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Federal Trade Commission v. Lending Club Corp.

United States District Court, N.D. California

November 8, 2019

FEDERAL TRADE COMMISSION, Plaintiff,
v.
LENDING CLUB CORPORATION, Defendant.

          ORDER RE: PRIVILEGE DISCOVERY DISPUTE RE: DKT. NO. 109

          JACQUELINE SCOTT CORLEY United States Magistrate Judge

         Now pending before the Court is the parties' joint discovery letter brief. (Dkt. No. 109). FTC seeks an order compelling Lending Club to produce draft loan application flows that Lending Club tested on live consumers after the commencement of this litigation, but ultimately did not adopt. After considering the parties' letter brief, and having held oral argument on November 7, 2019, FTC's motion is denied.

         FTC initiated this lawsuit against Lending Club in April 2018 alleging, in part, that Lending Club's representation of “no hidden fees” was deceptive because the origination fee was, in effect, hidden. Prior to the filing, the FTC provided Lending Club with a draft proposed consent order. Later in 2018, Lending Club's outside counsel initiated and led a project, known as “Project Ocelot, ” to determine how to best change the loan application flow to the FTC's satisfaction. To do so, prospective real borrowers were directed to different test flows with different form of disclosure. Lending Club and its counsel then used the test results to determine what changes, if any, Lending Club wanted to make to alleviate FTC's concerns. Testing was completed in February 28, 2019 when Lending Club launched an updated version of its application that it believes addresses FTC's concerns. (Dkt. No. 109-5.) FTC wants to see the various loan application flows that Lending Club tested but ultimately did not adopt. Lending Club asserts that the test flows are protected by attorney-client privilege and the work product doctrine.

         The work product doctrine

seeks to “promote the adversary system by safeguarding the fruits of an attorney's trial preparations from the discovery attempts of the opponent.” In order for an attorney to properly prepare his client's case, he must be able to “assemble information, sift what he considers to be the relevant from irrelevant facts, prepare his legal theories and plan his strategy without undue and needless interference.” In short, the attorney-client privilege is about maintaining confidentiality; the work product doctrine protects the integrity of the adversary system.

Resilient Floor Covering Pension Fund v. Michael's Floor Covering, Inc., No. C11-5200 JSC, 2012 WL 3062294, at *3 (N.D. Cal. July 26, 2012) (citations omitted). “To qualify for work product protection, documents must have two characteristics: (1) they must be prepared in anticipation of litigation or for trial, and (2) they must be prepared by or for another party [to the litigation] or by or for that other party's representative.” Id. at *5 (alteration in original) (internal quotation marks and citation omitted). Lending Club, as the party resisting discovery, has the burden of proving that work product protection applies to the draft application flows. See Waymo LLC v. Uber Techs., Inc., No. 17-cv-00939-WHA (JSC), 2017 WL 2485382, at *8 (N.D. Cal. June 8, 2017). Lending Club has met its burden.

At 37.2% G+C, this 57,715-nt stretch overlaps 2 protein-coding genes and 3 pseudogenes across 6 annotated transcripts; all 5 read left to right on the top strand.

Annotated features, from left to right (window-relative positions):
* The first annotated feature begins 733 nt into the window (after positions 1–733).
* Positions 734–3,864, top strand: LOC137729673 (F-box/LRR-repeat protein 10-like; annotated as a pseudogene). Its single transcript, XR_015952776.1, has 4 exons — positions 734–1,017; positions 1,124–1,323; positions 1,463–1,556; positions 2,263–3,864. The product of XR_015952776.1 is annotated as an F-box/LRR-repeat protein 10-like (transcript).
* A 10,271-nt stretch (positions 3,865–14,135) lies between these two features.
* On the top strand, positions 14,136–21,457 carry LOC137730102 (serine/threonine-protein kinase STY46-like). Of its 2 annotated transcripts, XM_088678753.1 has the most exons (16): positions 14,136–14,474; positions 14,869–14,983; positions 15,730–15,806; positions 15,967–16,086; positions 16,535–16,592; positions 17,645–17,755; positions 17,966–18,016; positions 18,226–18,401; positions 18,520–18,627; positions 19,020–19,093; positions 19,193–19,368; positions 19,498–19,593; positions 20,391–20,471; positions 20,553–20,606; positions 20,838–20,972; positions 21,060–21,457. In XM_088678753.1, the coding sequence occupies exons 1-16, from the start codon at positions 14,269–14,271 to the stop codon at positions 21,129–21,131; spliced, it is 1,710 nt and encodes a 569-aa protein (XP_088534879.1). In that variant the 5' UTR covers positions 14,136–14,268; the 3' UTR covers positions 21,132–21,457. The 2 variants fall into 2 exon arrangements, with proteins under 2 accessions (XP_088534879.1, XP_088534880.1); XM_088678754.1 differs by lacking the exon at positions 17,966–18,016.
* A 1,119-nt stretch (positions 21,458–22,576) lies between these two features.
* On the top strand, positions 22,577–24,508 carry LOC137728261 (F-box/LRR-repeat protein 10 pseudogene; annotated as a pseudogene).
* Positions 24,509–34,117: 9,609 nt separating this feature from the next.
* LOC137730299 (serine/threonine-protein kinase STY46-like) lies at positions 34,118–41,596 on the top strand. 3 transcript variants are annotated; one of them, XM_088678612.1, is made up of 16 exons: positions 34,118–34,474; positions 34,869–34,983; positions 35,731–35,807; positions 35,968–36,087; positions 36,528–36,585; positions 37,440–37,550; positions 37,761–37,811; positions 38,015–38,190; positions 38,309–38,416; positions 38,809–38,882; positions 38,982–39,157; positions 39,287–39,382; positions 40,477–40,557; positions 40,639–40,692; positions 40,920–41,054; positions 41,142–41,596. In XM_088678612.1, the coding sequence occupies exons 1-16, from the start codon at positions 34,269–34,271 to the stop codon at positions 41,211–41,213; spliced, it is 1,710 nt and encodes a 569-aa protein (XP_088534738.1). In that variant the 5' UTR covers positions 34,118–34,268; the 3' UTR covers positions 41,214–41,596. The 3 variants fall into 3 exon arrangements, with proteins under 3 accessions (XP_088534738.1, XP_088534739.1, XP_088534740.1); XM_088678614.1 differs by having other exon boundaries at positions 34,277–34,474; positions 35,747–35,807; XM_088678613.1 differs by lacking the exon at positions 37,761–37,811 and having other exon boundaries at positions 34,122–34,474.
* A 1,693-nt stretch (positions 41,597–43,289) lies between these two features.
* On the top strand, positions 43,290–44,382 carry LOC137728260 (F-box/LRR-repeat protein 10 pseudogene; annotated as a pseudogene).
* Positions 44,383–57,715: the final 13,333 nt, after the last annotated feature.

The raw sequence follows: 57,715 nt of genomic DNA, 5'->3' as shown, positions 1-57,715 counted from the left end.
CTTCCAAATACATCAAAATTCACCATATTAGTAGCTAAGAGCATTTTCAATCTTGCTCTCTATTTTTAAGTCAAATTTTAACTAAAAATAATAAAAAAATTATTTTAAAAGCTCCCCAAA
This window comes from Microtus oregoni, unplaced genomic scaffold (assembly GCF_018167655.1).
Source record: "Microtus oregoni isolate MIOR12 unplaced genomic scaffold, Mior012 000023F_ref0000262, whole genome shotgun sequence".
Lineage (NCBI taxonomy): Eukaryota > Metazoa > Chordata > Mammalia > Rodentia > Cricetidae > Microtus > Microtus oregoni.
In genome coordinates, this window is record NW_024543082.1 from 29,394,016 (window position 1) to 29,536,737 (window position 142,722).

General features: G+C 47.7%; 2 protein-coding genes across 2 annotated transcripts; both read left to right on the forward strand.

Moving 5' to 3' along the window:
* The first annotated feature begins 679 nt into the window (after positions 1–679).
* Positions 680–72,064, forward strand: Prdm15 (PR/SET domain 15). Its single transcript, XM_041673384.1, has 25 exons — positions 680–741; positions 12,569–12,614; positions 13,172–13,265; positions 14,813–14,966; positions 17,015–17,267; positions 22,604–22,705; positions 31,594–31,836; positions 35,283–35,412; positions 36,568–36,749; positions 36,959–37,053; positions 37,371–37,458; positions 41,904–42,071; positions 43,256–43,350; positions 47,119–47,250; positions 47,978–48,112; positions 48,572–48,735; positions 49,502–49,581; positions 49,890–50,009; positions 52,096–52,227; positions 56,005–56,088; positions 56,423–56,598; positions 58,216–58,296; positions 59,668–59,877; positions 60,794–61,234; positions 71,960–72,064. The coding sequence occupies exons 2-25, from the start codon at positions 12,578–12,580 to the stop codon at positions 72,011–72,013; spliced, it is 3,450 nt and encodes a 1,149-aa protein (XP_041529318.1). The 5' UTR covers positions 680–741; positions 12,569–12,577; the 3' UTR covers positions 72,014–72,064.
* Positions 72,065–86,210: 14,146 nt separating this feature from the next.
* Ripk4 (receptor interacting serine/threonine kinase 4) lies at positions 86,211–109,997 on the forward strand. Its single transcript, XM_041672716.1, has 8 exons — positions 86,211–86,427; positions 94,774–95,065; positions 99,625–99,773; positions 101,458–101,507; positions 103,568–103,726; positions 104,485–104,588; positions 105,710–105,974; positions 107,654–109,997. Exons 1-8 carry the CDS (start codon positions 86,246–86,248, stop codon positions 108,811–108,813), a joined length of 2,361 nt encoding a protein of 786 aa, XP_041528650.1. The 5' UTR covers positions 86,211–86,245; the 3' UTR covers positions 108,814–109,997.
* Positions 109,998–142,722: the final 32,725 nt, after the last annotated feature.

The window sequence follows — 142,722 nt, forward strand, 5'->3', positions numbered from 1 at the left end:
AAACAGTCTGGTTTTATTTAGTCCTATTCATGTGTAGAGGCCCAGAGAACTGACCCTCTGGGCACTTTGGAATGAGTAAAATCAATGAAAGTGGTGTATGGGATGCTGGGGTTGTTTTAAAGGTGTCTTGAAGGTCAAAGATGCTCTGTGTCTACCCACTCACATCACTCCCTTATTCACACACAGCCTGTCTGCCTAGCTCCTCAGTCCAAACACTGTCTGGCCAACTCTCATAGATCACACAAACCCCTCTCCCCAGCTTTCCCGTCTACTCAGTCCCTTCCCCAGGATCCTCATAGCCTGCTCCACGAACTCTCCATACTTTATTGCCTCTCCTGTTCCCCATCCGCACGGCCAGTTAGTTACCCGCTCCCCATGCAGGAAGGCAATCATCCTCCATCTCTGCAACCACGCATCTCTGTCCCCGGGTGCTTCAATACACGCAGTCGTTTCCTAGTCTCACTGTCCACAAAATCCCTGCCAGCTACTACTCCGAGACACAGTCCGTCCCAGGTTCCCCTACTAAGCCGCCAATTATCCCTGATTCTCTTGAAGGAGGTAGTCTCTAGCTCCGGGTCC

First, the Court finds that the draft loan application flows were created in anticipation of this litigation. The Court is not persuaded that Lending Club's President's deposition testimony compels a different finding. While he testified that he intended to launch a similar project around the same time Project Ocelot was initiated, the record reflects that Project Ocelot was initiated because of this litigation. The result might be different if such testing had been planned and scheduled prior to FTC expressing its concerns to Lending Club, but there is no evidence to reflect such a fact.

         Second, FTC's insistence that the draft application flows themselves are just facts and therefore not protected is not persuasive. If Lending Club had to disclose the various versions of the loan application flow tested on consumers but not adopted, FTC would learn what changes were considered by Lending Club as part of this litigation. Such information goes to the heart of the work product privilege.

         Third, Lending Club's “disclosure” of the draft loan application flow to the live consumers on whom various drafts were tested did not waive the work product privilege. The disclosure Lending Club resists-disclosure of the various iterations of the loan application flow it considered-was not disclosed to the consumer applicants. And, in any event, testing the draft application flow on live consumers did not substantially increase the likelihood that FTC would obtain that information since no single consumer would know the changes that were being tested. See United States v. Am. Tel. & Tel. Co., 642 F.2d 1285, 1298-99 (D.C. Cir. 1980) (requiring that disclosure “substantially increase” the likelihood of an adversary obtaining the protected information for a finding of waiver of work product protection).

         Fourth, the Court finds that FTC has not shown a substantial need for the information at this time. As stated at oral argument, the Court is open to revisiting this issue as the case evolves.

         Accordingly, FTC's motion to compel the information is DENIED.

         This Order disposes of Docket No. 109.

         IT ...


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